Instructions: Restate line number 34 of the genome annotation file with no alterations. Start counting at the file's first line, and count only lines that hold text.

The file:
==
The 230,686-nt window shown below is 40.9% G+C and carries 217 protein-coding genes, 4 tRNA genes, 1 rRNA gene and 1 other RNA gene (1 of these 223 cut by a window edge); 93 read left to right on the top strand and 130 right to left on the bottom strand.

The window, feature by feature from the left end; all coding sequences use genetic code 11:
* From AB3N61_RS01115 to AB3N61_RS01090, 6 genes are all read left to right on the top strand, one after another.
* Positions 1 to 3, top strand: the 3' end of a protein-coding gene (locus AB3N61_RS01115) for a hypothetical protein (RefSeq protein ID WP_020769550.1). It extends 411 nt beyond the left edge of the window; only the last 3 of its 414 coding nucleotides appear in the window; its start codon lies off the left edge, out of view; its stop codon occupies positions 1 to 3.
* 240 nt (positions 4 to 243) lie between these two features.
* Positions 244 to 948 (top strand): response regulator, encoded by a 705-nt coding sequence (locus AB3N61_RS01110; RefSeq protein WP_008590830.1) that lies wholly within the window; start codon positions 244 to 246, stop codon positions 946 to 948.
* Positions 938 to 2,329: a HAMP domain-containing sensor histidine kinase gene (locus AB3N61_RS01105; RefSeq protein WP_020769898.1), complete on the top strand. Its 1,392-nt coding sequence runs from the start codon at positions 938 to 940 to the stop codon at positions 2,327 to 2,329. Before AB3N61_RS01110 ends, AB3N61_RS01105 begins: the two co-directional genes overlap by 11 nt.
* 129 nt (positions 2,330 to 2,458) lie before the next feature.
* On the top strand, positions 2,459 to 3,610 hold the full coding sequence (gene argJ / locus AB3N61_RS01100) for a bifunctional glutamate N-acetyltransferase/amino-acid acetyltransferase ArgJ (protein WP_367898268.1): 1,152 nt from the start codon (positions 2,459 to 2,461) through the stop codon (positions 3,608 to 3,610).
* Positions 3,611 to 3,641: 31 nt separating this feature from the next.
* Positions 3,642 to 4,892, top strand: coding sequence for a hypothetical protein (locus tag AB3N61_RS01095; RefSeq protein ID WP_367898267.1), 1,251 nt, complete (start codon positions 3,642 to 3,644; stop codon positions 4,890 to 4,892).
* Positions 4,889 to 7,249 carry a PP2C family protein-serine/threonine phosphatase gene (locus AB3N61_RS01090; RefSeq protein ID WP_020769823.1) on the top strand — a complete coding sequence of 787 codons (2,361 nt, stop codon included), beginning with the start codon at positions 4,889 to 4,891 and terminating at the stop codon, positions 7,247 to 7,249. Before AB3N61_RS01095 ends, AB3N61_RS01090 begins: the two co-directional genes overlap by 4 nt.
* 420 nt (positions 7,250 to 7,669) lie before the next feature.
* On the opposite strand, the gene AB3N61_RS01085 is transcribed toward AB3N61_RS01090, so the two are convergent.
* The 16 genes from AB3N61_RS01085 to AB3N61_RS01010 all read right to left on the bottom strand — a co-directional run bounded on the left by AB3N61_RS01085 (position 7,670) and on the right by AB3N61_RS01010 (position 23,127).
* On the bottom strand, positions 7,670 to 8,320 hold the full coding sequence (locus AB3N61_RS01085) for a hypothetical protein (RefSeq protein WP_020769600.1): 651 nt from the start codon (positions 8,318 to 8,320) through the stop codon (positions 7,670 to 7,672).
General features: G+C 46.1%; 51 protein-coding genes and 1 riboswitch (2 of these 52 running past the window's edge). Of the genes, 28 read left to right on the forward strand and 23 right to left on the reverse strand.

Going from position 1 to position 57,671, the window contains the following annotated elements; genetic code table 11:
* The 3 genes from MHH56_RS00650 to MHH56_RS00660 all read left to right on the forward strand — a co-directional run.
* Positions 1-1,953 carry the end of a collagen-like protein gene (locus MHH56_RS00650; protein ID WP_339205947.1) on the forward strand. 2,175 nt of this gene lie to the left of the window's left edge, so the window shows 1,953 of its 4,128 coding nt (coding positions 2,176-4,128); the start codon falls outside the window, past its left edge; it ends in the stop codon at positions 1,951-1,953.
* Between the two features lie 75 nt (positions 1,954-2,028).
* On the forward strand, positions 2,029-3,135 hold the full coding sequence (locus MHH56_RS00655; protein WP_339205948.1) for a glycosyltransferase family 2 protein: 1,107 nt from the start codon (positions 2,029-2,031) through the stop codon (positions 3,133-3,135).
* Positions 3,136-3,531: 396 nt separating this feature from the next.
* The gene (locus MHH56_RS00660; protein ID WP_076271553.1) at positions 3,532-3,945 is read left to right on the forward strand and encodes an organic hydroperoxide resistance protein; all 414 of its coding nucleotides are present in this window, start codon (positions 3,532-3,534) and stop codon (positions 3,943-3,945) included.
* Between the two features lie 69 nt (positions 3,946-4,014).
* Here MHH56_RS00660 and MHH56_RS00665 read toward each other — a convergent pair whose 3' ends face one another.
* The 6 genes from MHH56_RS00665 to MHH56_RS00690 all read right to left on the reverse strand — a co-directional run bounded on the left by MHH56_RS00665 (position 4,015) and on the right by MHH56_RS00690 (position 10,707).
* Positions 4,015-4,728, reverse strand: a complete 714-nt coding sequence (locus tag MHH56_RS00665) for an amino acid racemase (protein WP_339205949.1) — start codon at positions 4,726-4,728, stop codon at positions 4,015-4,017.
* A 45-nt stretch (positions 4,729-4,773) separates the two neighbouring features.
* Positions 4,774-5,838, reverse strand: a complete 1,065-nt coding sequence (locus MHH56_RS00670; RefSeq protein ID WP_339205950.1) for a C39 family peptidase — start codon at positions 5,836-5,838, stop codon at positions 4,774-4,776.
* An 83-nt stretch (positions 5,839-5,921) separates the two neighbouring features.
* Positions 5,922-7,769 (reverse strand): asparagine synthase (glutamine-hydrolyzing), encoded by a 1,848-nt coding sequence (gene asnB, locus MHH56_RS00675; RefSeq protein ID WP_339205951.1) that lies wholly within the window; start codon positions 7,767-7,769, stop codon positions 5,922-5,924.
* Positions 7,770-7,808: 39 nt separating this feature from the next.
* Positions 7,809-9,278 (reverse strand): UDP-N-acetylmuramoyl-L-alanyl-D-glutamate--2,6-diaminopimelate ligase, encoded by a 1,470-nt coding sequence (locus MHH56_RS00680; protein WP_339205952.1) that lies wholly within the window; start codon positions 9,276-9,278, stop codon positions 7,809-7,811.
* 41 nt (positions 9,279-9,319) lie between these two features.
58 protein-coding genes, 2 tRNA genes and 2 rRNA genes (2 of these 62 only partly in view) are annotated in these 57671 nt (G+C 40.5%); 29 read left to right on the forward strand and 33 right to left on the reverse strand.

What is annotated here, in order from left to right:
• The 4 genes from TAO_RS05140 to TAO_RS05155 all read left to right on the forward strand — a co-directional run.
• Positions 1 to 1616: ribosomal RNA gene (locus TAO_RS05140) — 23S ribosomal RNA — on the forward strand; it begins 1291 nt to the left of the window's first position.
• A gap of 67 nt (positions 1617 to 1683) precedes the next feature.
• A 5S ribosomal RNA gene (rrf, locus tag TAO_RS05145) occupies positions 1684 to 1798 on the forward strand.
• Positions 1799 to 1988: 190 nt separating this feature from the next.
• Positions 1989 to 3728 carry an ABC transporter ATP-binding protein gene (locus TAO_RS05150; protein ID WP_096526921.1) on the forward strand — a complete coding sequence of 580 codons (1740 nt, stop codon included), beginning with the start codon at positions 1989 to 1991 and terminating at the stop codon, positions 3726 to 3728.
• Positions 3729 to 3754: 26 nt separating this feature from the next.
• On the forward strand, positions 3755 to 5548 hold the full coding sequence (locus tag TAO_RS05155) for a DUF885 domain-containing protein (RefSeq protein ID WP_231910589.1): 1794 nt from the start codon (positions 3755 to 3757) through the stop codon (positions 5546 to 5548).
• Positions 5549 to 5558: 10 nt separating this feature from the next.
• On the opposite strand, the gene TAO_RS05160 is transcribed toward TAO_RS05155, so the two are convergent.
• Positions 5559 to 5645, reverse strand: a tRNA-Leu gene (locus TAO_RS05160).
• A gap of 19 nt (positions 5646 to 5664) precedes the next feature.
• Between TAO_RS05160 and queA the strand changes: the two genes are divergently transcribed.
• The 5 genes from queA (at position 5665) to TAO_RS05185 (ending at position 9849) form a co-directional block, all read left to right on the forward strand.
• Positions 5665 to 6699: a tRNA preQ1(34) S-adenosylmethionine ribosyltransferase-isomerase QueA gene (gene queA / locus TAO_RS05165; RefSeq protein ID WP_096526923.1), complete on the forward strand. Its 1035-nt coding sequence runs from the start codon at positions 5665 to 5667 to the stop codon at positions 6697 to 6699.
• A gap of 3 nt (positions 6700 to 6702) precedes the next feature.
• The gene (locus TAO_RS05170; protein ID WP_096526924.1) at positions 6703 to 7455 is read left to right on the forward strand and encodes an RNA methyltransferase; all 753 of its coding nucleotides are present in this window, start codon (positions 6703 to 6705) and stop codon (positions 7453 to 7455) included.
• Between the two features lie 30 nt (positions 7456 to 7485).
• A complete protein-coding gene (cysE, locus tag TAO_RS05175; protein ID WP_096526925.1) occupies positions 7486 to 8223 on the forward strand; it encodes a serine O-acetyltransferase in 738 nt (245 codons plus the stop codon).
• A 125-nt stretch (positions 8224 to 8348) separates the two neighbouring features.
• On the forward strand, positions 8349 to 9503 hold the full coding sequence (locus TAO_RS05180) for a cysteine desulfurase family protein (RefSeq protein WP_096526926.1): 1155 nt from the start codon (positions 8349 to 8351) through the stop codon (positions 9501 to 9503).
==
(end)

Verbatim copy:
* Positions 7,809-9,278 (reverse strand): UDP-N-acetylmuramoyl-L-alanyl-D-glutamate--2,6-diaminopimelate ligase, encoded by a 1,470-nt coding sequence (locus MHH56_RS00680; protein WP_339205952.1) that lies wholly within the window; start codon positions 9,276-9,278, stop codon positions 7,809-7,811.